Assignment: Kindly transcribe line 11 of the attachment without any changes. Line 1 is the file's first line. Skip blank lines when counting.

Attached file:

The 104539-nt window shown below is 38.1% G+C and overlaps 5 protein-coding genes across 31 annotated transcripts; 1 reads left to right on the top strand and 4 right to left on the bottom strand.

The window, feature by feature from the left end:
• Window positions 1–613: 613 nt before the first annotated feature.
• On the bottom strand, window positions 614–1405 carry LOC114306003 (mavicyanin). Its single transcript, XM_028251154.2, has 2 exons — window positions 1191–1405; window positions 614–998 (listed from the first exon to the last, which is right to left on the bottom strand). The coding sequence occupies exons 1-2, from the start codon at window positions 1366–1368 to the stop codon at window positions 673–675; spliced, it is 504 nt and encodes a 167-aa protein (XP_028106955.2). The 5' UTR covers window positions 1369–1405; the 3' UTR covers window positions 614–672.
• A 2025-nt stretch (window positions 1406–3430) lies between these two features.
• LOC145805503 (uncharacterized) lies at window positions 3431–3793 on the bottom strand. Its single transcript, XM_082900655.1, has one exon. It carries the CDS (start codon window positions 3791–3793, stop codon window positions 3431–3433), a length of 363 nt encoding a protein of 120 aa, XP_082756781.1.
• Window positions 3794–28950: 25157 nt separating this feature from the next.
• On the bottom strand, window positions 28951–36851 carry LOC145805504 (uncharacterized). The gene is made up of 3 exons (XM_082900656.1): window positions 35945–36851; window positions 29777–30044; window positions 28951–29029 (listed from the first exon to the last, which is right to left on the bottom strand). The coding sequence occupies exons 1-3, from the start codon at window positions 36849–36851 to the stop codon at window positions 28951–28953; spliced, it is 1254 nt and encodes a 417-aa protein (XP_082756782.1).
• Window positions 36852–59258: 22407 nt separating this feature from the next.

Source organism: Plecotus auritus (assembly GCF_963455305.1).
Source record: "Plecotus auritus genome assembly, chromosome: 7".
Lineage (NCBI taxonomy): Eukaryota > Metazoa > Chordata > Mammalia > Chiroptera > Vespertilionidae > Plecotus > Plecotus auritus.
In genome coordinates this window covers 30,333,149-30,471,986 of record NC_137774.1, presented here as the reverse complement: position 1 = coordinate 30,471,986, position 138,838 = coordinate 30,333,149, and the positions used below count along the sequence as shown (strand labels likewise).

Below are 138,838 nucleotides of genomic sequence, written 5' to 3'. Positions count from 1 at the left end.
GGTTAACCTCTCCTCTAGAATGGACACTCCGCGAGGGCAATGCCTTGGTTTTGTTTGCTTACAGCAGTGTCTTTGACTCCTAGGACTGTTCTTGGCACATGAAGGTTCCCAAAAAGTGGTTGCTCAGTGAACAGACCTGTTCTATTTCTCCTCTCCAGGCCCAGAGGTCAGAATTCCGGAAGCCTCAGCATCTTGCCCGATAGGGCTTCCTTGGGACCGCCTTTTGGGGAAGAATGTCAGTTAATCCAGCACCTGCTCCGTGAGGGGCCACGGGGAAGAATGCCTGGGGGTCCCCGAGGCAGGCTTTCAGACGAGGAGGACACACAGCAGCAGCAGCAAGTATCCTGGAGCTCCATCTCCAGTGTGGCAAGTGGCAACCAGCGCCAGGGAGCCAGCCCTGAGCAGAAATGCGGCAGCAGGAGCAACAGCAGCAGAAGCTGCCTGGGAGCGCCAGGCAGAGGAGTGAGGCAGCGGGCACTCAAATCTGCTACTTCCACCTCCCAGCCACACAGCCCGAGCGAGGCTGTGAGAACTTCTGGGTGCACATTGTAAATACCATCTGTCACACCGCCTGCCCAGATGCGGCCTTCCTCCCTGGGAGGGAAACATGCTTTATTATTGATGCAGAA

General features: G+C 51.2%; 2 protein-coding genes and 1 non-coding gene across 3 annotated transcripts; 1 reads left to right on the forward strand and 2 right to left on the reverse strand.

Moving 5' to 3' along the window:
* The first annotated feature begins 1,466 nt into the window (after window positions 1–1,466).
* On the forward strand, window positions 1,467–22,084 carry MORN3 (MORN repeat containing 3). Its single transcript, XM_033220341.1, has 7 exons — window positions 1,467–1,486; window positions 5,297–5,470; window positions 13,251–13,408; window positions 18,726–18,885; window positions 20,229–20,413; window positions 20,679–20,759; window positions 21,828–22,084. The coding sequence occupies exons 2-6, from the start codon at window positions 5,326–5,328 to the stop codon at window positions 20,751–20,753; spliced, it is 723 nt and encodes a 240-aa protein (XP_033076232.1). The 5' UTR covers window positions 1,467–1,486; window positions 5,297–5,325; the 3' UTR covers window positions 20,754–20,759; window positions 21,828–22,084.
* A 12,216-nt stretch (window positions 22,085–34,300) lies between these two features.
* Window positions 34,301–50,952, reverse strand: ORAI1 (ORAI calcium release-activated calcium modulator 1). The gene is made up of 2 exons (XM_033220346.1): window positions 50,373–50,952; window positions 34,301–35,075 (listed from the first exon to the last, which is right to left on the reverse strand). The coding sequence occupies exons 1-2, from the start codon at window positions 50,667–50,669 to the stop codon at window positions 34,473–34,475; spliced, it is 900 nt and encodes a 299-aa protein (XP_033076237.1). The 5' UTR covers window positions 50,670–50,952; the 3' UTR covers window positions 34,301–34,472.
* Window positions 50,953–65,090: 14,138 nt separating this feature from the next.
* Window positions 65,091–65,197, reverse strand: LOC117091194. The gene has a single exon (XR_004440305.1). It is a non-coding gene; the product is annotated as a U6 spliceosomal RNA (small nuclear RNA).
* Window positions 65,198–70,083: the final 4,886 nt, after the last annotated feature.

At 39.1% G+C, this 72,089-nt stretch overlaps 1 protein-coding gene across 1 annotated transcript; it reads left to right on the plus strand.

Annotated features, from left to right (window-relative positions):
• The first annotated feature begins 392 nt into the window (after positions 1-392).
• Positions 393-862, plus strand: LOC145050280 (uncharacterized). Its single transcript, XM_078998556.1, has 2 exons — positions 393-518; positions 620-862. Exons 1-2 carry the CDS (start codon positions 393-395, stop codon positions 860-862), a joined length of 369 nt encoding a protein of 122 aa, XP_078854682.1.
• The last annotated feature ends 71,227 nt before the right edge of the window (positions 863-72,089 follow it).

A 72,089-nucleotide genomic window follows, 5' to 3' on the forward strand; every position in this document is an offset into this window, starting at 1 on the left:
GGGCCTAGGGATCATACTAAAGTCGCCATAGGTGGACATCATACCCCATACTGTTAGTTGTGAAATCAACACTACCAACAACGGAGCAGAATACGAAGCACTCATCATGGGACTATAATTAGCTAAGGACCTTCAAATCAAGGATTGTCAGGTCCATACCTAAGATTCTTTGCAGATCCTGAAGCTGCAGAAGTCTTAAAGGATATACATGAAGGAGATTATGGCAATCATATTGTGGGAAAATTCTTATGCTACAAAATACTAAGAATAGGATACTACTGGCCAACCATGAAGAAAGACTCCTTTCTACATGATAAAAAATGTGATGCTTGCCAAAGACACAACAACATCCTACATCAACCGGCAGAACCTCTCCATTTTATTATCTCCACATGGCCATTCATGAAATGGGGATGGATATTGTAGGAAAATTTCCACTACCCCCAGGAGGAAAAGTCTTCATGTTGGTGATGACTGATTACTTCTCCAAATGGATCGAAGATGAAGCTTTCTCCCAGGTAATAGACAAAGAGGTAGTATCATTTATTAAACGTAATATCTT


Source record: "Plecotus auritus genome assembly, chromosome: 7".